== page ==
Each March prior to Selection Sunday, the NCAA conducts a midweek media call with the tournament selection committee chairman and Dan Gavitt, the association’s senior vice president for basketball. Indeed, the cancellation of last year’s session was an early sign of the brewing chaos.
Wednesday’s Q&A with Gavitt and chairman Mitch Barnhart left no doubt as to the 2021 tournament’s principal narrative, a lingering matter that has nothing to do with how many teams from your preferred conference will land in the bracket.
Gavitt and Barnhart, the athletic director at Kentucky, fielded 29 questions. All but seven were pandemic-related, and this was before recent national champions Virginia, Duke and Kansas had to exit their respective conference tournaments amid virus cases in their programs.
The requisite bubble intrigue remains — Syracuse, Louisville, Saint Louis, Drake, Memphis and Boise State are among this year’s anxious squads — mystery that is often solved by lurking bid thieves.
You know the types. It’s the teams, usually from major conferences, that have no at-large prospects but surprisingly win their league tournament and accompanying automatic bid, knocking their title-game victim into the at-large pool, in turn displacing a squad such as Drake or Boise State.
That’s precisely what transpired Saturday at Madison Square Garden, where Georgetown (13-12) routed Creighton in the Big East final. Late Saturday night, Oregon State attempted to pilfer a bid in the Pacific 12 championship game versus Colorado.
And then there’s Duke, which hasn’t missed the NCAA field since 1995. When the Blue Devils revealed their COVID issue Thursday, statements from coach Mike Krzyzewski and athletic director Kevin White made clear Duke’s season was over at 13-11.
But the Raleigh News & Observer’s Steve Wiseman reported Saturday morning that Duke officials now are silent on whether the Blue Devils would be available to compete if a surprising at-large bid was awarded.
Far less suspense figures to surround Sunday’s Atlantic 10 title contest. Regardless of the outcome, VCU and St. Bonaventure should be easy choices for the committee, giving the conference multiple bids in 15 consecutive tournaments.
Nothing is certain this COVID season, but Norfolk State’s MEAC championship Saturday should give Virginia five teams in the field, the Spartans joining UVA, Virginia Tech, VCU and Liberty. That would match the commonwealth’s high, established in 2011 and equaled in 2019.
Some projected regional seeds for the state contingent: the Cavaliers No. 5, Hokies No. 9, Rams No. 10, Flames No. 13, Spartans No. 16.
Panning the committee’s handiwork is an annual tradition, but I wonder if we might take a break in 2021. Given the pandemic’s impact on teams and schedules, identifying the best 37 at-large teams to accompany 31 conference champions into the bracket borders on impossible.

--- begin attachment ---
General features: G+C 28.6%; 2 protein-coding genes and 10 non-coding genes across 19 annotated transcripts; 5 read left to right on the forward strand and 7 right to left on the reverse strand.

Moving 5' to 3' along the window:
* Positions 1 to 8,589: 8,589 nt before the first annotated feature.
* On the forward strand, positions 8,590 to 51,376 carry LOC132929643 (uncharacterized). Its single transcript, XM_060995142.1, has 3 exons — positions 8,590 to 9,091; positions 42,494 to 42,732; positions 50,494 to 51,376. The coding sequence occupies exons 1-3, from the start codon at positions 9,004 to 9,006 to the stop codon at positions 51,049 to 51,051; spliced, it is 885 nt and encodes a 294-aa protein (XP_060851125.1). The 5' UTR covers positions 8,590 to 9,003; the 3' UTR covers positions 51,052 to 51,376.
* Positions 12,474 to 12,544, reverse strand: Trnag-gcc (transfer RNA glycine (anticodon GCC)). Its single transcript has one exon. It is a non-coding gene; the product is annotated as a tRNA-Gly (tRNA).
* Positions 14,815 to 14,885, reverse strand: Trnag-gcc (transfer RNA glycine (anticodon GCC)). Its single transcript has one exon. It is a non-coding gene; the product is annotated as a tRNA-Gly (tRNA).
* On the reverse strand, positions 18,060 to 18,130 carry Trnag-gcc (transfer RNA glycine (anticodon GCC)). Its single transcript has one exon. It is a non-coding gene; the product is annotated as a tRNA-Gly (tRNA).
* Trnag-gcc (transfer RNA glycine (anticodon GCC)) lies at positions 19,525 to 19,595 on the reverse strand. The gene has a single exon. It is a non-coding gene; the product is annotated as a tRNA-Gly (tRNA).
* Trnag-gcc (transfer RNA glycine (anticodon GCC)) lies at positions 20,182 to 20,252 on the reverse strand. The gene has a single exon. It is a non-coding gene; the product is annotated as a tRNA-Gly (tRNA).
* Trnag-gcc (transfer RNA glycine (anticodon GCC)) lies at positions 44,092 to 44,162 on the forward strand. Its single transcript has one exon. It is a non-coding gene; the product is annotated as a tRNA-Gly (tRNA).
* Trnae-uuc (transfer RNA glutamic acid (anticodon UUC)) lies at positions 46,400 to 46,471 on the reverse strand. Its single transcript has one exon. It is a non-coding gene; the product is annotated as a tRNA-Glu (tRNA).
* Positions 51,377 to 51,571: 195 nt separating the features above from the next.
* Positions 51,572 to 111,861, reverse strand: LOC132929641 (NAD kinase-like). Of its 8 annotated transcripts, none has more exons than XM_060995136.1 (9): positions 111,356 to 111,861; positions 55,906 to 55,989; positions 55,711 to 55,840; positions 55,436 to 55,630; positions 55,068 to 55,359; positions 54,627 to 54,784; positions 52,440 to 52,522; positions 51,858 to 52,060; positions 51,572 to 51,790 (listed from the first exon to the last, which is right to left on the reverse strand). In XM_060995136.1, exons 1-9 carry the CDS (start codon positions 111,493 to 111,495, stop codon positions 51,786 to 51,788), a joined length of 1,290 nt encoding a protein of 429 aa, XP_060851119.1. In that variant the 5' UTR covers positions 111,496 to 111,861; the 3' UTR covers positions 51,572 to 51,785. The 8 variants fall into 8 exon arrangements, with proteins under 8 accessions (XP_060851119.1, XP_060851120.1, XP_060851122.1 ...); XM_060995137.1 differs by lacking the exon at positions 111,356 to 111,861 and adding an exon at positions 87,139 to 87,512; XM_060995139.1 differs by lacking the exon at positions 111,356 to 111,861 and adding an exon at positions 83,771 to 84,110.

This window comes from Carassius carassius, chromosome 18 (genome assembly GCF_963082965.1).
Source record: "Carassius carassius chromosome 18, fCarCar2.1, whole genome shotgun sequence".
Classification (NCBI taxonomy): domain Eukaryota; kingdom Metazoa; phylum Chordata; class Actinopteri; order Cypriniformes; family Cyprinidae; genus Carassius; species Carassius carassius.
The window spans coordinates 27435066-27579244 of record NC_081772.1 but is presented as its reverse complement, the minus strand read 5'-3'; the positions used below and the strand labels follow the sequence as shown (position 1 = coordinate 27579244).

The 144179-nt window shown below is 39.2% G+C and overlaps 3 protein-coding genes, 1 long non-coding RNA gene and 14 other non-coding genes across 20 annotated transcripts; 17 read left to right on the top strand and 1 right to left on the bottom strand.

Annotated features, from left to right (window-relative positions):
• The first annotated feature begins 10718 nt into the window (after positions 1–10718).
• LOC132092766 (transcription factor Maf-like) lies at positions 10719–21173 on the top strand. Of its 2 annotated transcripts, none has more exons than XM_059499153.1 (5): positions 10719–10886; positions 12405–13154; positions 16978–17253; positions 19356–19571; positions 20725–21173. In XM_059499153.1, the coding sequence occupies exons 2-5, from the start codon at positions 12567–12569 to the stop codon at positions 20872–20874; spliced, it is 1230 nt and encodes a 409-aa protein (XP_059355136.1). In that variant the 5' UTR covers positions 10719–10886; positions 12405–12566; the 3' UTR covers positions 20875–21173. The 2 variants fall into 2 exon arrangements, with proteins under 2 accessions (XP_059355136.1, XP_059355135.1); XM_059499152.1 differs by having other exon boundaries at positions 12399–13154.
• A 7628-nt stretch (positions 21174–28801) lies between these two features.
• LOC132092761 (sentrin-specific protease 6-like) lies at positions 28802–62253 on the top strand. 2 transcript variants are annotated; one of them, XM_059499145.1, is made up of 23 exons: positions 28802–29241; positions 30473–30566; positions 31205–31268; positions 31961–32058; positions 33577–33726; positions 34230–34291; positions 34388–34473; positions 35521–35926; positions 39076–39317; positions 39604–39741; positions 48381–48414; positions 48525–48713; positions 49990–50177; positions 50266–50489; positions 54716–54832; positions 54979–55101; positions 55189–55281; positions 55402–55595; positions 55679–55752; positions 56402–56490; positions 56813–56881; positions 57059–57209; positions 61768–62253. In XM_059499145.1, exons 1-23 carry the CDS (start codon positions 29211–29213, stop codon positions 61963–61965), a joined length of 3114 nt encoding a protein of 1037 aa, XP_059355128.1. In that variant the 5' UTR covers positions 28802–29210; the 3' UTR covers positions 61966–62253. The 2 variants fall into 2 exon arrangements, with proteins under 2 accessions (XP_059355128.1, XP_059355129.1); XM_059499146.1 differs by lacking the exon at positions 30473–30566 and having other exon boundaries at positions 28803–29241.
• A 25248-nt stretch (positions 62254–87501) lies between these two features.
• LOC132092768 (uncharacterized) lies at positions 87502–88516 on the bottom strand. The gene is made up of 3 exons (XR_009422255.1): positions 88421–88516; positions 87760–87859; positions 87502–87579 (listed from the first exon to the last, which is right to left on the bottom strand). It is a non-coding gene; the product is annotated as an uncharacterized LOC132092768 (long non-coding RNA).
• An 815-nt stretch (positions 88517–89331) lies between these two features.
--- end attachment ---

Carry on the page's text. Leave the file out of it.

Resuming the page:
Was a team coming off pause? Did local protocols allow practice during the pause? What about a team that scheduled ambitious nonconference games but lost them to COVID issues?
Good luck processing all that data.
“We’ve got a really strong conference monitoring system,” Barnhart said. “Every committee member is assigned conferences to work with. Each conference has two people assigned to them, and they work with those liaisons with the conference offices to continue to take a look at player availability and who has played games, missed games, all of those things. We actually put another component on our monitoring sheets to sort of take into account this unique circumstance.
“Yes, I think we’re tracking it as well as we can, I think at a pretty high level. To say that you’re going to be able to factor in every one of those player availability issues is probably going to be difficult. But we will do the best we can.”
While one positive test within the Tier 1 traveling party of players, coaches and staff ushered Virginia and Duke out of the ACC tournament, NCAA officials have made clear that contact-tracing guidelines in Indianapolis, the national tournament’s central location, are not as harsh.
Teams will have dedicated floors at intensely safeguarded hotels and will move as a group. Tier 1 personnel will wear Kinexon tracking devices to assist with contact tracing but only during team activities.
“These ultimately are college students,” Gavitt said. “We need to do everything we can to keep them safe and healthy and be ready to compete. Yet the committee and staff didn’t think it was appropriate to be monitoring young men and women 24 hours a day. They’re responsible adults that can make decisions on their own. …
“The criticism that could come, the discomfort from student-athletes of being essentially monitored 24 hours a day when they’re in their hotel rooms by themselves studying or sleeping or resting, was not something the committee or staff were comfortable with.”
Regarding test results, Gavitt said anyone who twice tests negative following a positive result will be ruled a false positive and removed from isolation.
Epidemiology isn’t nearly as fun as bracketology, but here we are.
The 2020 NCAA tournament’s Thursday demise still fresh, last season’s Selection Sunday teemed with emptiness and confusion. This year, after a season we pray does not have a sequel, there’s relief and apprehension.
“We’ve come this far,” Barnhart said, “so now let’s hope we get to the finish line three weeks from Monday and we get to crown a national champion.”